Much of Assam welcomed the NRC, and saw it as a chance to rid the state of illegal immigrants who had come in within that period. The CAA, on the other hand, is seen as a betrayal of the governments commitment to shed the burden of the ‘illegals’: they worry it, instead, opens the floodgates to hundreds of thousands of Bangladeshi immigrants burdening the resources and threatening Assamese language, culture and recourses. Assam appears to care less about the exclusion of Muslims: they simply want no one else to enter, be it Hindus, Muslims or otherwise. Nativist sentiments ride high in the loudest protests against the CAA – a worrying dimension of the patriotic backlash against the BJP.
In this vein, human rights seem to be in an expedited decay. Protests are still met with police brutality, internet shutdowns (India is the world’s leader in number of internet shutdowns last year) and the enforcement of colonial-era Section 144 of the Criminal Procedure Code. The antiquated Section 144 makes it illegal for more than four people to gather in one place, and has been instated by Chief Minister Yogi Adityanath, to crush dissent.
India is torn in between true democracy and exclusionary rhetoric. Communalist weeds, alongside a heightened drawbridge approach to immigration, continue to spawn and challenge the secular, liberal framework Nehru-era Indians aspired to.
Not all hope is lost: Modi has attempted to suggest that the protestors are aggravated seditionist Muslims, but there are many beaming examples of inter-religious solidarity. Protests at the heart of Delhi in Shahida Bagh illustrate a multi-faith consensus, where ”Sikhs did their kirtan, Muslims offered namaz and Hindus performed a havan, all at the same time, to say that the protest against the CAA and the impending National Register of Citizens is not a religious one at all”, as The Wire reports.
The Indian Supreme Court is set to rule on the legitimacy of the CAA later in January, but as it stands, some lower courts reflect the sentiment of a secular, democratic India. In the bail hearing for one protest organiser, Bhim Army Chief Chandrashekhar Azad, this sentiment shone through. At the face of the prosecutor denying the permission of the defendant to protest, the Tis Hazari Sessions Judge Kamini La stated:“What permission? The Supreme Court has said repeated use of Section 144 is abuse. I have seen many people, many such cases, where protests happened even outside Parliament. Some of those people are now senior politicians, chief ministers.”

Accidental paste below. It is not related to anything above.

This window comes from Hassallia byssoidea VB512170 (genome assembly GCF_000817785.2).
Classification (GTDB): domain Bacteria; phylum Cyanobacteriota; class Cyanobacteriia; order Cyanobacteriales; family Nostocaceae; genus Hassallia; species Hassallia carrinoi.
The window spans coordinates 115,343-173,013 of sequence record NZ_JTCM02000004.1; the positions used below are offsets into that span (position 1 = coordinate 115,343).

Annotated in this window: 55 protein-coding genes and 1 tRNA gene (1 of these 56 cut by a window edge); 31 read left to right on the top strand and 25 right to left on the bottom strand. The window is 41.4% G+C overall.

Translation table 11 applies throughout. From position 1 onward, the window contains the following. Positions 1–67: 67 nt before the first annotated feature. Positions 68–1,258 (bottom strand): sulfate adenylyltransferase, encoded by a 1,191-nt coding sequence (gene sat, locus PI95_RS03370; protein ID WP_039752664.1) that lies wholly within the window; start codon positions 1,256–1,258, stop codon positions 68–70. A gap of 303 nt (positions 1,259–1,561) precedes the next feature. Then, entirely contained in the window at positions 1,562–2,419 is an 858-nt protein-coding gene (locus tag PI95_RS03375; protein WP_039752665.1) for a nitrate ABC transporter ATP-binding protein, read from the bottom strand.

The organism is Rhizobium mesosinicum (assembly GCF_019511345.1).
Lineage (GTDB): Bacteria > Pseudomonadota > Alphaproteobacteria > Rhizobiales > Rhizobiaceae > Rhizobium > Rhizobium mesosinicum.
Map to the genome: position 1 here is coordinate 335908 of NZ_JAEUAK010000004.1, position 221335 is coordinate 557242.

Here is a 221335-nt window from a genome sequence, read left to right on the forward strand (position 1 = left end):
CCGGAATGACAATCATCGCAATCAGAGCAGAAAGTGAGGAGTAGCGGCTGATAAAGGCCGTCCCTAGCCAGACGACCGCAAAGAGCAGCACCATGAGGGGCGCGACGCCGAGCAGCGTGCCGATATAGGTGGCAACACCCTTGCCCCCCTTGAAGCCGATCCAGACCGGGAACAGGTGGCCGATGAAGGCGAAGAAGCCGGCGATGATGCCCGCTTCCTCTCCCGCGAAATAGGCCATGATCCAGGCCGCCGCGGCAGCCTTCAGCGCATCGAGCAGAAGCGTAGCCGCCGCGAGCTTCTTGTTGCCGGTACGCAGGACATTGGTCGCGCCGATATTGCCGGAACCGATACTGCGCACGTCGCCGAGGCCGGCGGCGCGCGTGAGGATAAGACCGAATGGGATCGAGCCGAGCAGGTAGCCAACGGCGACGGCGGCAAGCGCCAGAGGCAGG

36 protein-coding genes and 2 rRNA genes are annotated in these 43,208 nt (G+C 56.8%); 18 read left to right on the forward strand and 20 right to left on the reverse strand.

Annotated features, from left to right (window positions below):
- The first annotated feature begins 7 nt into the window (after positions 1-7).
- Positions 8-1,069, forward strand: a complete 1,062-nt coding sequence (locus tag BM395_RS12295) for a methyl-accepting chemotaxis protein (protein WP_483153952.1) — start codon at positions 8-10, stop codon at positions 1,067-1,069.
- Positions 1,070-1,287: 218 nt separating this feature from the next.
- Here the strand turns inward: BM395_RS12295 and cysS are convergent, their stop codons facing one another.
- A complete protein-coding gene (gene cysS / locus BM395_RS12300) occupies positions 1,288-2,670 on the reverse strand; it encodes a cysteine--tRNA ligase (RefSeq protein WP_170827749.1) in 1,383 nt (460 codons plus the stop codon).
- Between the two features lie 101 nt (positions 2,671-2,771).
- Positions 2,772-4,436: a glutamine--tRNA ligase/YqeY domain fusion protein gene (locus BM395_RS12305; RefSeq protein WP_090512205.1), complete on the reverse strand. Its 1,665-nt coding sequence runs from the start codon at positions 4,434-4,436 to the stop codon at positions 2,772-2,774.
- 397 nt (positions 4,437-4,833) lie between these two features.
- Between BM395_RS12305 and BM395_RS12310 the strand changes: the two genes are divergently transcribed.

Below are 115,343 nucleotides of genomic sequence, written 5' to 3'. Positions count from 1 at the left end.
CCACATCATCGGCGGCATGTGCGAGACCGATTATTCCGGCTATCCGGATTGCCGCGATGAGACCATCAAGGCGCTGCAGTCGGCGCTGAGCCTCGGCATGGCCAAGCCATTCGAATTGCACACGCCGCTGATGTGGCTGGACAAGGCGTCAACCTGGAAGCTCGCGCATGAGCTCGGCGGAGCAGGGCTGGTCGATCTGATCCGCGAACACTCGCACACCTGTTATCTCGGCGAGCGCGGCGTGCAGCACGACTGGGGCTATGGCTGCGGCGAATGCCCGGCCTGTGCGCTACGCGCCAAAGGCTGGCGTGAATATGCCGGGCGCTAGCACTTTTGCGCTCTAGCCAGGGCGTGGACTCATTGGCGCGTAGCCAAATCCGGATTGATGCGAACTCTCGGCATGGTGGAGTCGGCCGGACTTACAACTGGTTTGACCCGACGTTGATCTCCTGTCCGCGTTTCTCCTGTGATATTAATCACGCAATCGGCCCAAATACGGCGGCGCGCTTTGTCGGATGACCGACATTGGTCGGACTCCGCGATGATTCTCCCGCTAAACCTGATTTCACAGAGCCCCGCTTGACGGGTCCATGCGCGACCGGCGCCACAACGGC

Moreover, some evidence shows the BJP appears to be losing its hold over the Indian public, as trouble over the CAA and a sinking economy shows a supposed reversal in the popularity that won them the landslide in May. The loss over state elections in Madhya Pradesh, Rajasthan, Chhattisgarh, Maharashtra and Jharkhand signal a challenge for the BJP and their sectarian policies.
The constitution-chanting protestors, many of them young, working class, some female, show an India that is slowing pulling together the canyons created by the BJP and their divisive politics. Glimmers of hope underneath the overwhelming sense of despair at the state of India’s democracy do shine through, but the fact remains that this may not be enough. Every second day, another message from an Indian man fascinated by the Oxford Union’s politics forces me to doubt that India is close to the reckoning required. As we wait for the Supreme Court’s ruling on the CAA, Modi and the BJP reside over a humanitarian crisis. India – one of the most populous nations and the largest democracy in the world – is set to enter the later half of the century as a superpower. Yet, as it moves from developing to developed, the necessities of true democracy cannot be ignored. All of the Indian people must commit to patriotism and love for their country in a unifying, not divisive, manner.